Sir Salman Rushdie has been rushed to hospital after he was stabbed on stage at a book event in New York state this afternoon.

The 75 year-old Indian-born, British-American writer was about to give a lecture at the Chautauqua Institution, in west New York, when he was attacked. 

A male suspect attacked, punched and stabbed Rushdie in the neck as he was being introduced, according to an Associated Press reporter present. Rushdie fell to the floor of the stage, while the suspect was detained and taken into custody, according to New York State Police. Rushdie has since been airlifted to a local hospital, though his present condition is unknown. Witnesses present say the author was stabbed multiple times and was bleeding heavily. 

The international solidarity with Rushdie has been immediate. J. K. Rowling labelled it “horrifying news” while Stephen King stated: “I hope Salman Rushdie is okay”. New York Governor Kathy Hochul said: “Our thoughts are with Salman and his loved ones following this horrific event. I have directed State Police to further assist however needed in the investigation”.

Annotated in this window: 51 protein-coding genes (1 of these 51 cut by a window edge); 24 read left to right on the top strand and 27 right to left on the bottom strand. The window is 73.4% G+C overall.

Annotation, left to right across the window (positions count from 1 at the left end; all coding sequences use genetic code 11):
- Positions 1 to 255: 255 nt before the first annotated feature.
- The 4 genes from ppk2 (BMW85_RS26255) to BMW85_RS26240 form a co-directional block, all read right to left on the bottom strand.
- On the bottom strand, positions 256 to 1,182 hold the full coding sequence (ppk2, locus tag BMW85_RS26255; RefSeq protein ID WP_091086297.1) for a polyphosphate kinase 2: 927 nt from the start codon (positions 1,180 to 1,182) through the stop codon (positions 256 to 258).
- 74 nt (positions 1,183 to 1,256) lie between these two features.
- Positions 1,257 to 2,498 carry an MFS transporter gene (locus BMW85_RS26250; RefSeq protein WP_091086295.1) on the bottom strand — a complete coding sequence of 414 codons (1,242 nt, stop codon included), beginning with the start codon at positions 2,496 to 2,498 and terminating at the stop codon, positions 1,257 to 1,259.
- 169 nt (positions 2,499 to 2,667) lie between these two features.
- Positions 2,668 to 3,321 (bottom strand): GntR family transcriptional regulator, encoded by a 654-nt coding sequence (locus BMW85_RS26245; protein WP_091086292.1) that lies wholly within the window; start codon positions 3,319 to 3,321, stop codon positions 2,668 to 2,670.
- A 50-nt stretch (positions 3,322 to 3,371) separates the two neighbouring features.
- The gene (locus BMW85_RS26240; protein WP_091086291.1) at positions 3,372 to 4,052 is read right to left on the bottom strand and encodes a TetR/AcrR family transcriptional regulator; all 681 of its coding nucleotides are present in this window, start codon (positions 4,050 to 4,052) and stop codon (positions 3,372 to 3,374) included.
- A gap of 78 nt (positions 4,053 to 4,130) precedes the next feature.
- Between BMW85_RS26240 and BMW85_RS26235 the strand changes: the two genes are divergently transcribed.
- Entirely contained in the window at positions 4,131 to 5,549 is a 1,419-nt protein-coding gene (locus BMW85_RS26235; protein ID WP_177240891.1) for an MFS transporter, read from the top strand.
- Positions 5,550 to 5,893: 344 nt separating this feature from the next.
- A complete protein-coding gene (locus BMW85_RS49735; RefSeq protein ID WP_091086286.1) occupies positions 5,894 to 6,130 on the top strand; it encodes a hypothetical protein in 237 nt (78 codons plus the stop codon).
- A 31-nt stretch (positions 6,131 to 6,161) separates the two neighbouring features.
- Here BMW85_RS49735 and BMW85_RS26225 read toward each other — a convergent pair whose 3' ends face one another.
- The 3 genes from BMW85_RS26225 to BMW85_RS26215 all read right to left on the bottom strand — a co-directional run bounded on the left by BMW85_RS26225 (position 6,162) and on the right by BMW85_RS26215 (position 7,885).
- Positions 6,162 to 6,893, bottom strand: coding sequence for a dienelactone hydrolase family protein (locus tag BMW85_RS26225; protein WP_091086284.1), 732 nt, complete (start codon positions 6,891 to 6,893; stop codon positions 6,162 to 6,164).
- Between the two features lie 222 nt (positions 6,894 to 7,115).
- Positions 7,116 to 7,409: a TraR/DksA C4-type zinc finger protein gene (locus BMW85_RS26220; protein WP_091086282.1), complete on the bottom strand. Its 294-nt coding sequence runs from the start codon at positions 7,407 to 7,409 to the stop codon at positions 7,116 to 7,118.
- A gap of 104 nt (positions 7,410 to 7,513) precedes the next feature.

A self-declared “hardline atheist”, Rushdie’s fourth novel, ‘The Satanic Verses’ (1988), was the subject of immense controversy. Inspired by the life of the Islamic prophet Muhammad, the tome was shortlisted for the Booker Prize and won the 1988 Whitbread Award. 

However, many Muslims believe the text is blasphemous and mocks their faith, with the book banned in Iran since its publication. Major protests led the then Supreme Leader of Iran Ruhollah Khomeini to issue a fatwa calling for Rushdie’s assassination. Bookshops were firebombed in response, as regular book burnings took place. 

A failed assassination attempt occurred in August 1989, while the Hezbollah leader endorsed Rushdie’s killing in 2006. For nearly a decade, Rushdie was forced to live in hiding under constant armed guard. 

A bounty of over $3 million was offered for whoever killed Rushdie with a semi-official Iranian religious foundation raising the amount from $2.8 million to $3.3 million in 2012, according to AP News. 

Despite Iran’s government in 1998 stating it no longer supported Rushdie’s killing, the fatwa remains in place to this day. 

His second novel, Midnight’s Children, won the Booker Prize award in 1981 and was judged the best winner on the prize’s 25th and 40th anniversary. Labelled a “watershed in the post-independence development of the Indian English novel”, Rushdie’s revered status as an iconic writer is without question. 

We can but only hope he lives to tell more stories, continues to promote artistic freedom and introduces new generations to the beauty of language.